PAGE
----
Yellowcard took a couple of years off between albums, during which band members went to school, bought houses, worked with other musicians and generally grew up. Now they’re back – older and more mature, maybe, with some rest behind them, but still pumping out classic, quality songs.
When You’re Through Thinking, Say Yes is ten tracks of solid pop-punk, complete with catchy hooks and smooth harmonies.
They jump right off with “The Sound of You and Me,” which opens with some pumping punk guitars then breaking down melodically with ample use of the group’s most unique element, the violin. The second track (“For You and Your Denial”) really showcases the string, opening with what sounds like it should lead into a sassy orchestral arrangement instead of a pop-punk number. But it launches into classic-sounding Yellowcard at their best, with clean vocals and a chorus that will be stuck in your head for days, perhaps prompting you to break out in song at the worst possible moment. “With You Around,” the third track, opens with a seemingly simple and yet fantastic riff, slowly building into even more candy-sweet pop-punk that name-drops Saves the Day.
The album features a couple of ballads (“Hang You Up” and “Sing For Me”), which offer a little break from the rest of the uptempo numbers. The slow songs are subdued and “Sing For Me” almost drags, but both still manage to beautifully showcase the band’s musical restraint and maturity and strongly feature vocalist Ryan Key’s talent for melody. They’re the sort of tracks you may not always be in the mood for, but when you listen to them you won’t be able to resist singing along. The songs in the middle of the album (“Life of Leaving Home,” “Hide” and “Soundtrack”) are all strong and fun to hear, as is the penultimate track “See Me Smiling.” The closer, “Be The Young,” is slightly slowed-down but still driving, and ends the album on a good note.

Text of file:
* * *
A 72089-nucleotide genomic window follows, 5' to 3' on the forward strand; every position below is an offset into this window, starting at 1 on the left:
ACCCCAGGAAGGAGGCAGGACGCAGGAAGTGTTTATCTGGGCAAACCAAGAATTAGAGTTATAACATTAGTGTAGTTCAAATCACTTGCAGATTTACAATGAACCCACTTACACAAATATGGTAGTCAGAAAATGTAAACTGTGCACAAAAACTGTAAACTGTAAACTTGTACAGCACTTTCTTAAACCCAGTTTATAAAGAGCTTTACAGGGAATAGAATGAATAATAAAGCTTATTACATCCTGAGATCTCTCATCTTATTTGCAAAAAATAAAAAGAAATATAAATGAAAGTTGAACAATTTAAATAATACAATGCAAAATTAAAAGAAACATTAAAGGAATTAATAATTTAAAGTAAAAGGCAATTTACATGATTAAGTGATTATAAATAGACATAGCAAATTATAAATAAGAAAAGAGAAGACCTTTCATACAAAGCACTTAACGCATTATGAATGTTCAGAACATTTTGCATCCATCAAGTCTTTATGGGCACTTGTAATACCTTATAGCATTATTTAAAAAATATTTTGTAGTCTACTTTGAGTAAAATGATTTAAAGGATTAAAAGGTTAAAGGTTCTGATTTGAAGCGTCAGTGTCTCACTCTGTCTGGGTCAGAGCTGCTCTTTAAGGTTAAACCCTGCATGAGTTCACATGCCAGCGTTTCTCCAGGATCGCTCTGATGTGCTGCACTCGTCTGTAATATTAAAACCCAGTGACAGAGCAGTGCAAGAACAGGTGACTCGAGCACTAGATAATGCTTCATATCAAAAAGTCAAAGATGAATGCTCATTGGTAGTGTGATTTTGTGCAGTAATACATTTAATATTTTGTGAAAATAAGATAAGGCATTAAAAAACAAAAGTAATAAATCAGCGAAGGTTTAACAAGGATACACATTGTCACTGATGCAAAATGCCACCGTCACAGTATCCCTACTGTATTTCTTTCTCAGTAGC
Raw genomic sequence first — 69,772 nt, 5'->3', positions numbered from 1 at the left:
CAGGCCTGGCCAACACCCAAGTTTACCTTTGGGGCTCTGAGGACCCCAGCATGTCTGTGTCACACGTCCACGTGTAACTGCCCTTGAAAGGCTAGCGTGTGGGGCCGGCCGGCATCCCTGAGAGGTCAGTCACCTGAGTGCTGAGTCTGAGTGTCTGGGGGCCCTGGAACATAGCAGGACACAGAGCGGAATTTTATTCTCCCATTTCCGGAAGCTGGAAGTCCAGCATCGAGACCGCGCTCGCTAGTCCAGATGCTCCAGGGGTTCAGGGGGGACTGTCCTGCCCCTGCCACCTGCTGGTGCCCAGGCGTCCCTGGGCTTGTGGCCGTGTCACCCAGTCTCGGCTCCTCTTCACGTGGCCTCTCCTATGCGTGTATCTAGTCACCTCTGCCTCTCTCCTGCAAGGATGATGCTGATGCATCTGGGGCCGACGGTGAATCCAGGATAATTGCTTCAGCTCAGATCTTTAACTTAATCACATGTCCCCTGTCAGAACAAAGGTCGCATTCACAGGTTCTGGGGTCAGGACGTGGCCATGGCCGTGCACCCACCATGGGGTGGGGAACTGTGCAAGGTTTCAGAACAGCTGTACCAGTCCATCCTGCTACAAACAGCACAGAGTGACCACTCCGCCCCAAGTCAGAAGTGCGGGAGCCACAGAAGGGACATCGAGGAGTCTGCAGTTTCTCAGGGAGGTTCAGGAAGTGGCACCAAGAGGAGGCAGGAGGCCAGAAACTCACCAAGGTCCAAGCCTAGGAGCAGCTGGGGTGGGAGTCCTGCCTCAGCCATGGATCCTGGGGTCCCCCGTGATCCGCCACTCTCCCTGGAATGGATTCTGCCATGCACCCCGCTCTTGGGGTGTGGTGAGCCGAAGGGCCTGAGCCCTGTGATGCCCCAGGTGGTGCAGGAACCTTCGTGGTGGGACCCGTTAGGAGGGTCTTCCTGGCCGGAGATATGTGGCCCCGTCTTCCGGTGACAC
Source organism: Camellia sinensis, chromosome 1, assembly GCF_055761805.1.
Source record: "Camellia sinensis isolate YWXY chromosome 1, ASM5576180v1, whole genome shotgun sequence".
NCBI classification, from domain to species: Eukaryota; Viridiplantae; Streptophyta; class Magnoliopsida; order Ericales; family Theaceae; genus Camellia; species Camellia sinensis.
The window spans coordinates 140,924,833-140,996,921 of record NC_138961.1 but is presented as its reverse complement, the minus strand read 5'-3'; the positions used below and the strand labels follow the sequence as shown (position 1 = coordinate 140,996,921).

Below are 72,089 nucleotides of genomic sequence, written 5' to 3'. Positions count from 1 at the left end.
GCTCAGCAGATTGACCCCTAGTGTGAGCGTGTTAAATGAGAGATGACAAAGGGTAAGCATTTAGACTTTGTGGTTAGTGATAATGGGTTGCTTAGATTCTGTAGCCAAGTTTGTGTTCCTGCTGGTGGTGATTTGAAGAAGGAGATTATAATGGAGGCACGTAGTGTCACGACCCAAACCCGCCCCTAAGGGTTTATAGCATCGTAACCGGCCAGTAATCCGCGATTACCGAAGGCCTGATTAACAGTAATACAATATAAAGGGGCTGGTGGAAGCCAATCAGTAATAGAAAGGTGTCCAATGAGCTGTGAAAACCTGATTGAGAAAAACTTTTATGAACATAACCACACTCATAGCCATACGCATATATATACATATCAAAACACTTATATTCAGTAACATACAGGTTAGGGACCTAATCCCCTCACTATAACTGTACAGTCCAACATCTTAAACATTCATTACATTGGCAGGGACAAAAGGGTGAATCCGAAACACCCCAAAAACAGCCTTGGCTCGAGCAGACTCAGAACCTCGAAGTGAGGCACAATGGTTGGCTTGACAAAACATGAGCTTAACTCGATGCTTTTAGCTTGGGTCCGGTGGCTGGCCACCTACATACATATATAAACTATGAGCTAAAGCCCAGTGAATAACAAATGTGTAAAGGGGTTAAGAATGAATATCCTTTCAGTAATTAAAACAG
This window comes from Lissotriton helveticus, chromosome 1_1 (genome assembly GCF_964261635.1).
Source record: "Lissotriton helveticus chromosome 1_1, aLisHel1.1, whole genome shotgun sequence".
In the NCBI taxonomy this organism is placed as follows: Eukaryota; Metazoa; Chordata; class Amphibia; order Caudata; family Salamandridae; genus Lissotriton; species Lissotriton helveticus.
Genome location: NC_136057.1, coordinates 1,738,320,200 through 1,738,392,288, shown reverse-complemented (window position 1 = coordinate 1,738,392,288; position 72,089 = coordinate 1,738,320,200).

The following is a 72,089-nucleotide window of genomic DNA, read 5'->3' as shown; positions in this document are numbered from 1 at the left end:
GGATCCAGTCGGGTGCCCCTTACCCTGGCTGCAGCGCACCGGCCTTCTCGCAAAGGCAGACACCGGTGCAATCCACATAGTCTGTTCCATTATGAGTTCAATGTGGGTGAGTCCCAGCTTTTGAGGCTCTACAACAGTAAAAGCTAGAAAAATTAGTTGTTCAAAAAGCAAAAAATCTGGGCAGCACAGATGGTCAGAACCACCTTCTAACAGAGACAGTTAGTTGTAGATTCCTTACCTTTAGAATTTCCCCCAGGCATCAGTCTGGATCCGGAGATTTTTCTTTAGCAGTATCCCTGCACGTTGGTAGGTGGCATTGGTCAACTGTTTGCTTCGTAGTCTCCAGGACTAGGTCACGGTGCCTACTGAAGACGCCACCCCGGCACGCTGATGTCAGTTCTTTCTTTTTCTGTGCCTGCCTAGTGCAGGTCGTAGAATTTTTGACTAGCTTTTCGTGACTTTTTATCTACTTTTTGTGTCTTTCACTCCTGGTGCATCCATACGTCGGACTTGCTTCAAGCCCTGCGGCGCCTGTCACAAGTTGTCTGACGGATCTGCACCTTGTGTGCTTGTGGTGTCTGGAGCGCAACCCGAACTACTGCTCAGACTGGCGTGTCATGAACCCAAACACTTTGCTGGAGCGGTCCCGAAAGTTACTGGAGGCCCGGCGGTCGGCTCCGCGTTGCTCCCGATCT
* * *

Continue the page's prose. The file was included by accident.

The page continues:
Where Yellowcard really shine is in their hooks. Each song has its own catchy part, whether it’s the guitar riffs, vocal melodies, pounding drums or lilting violin, keeping you going from beginning to end. Fresh off their two-year hiatus, When You’re Through Thinking, Say Yes invokes the band’s past without dwelling on it. The time off seems to have rejuvenated the group, allowing them to keep being themselves but develop and move forward. They’re back, and with this record fans should be happy to welcome the return.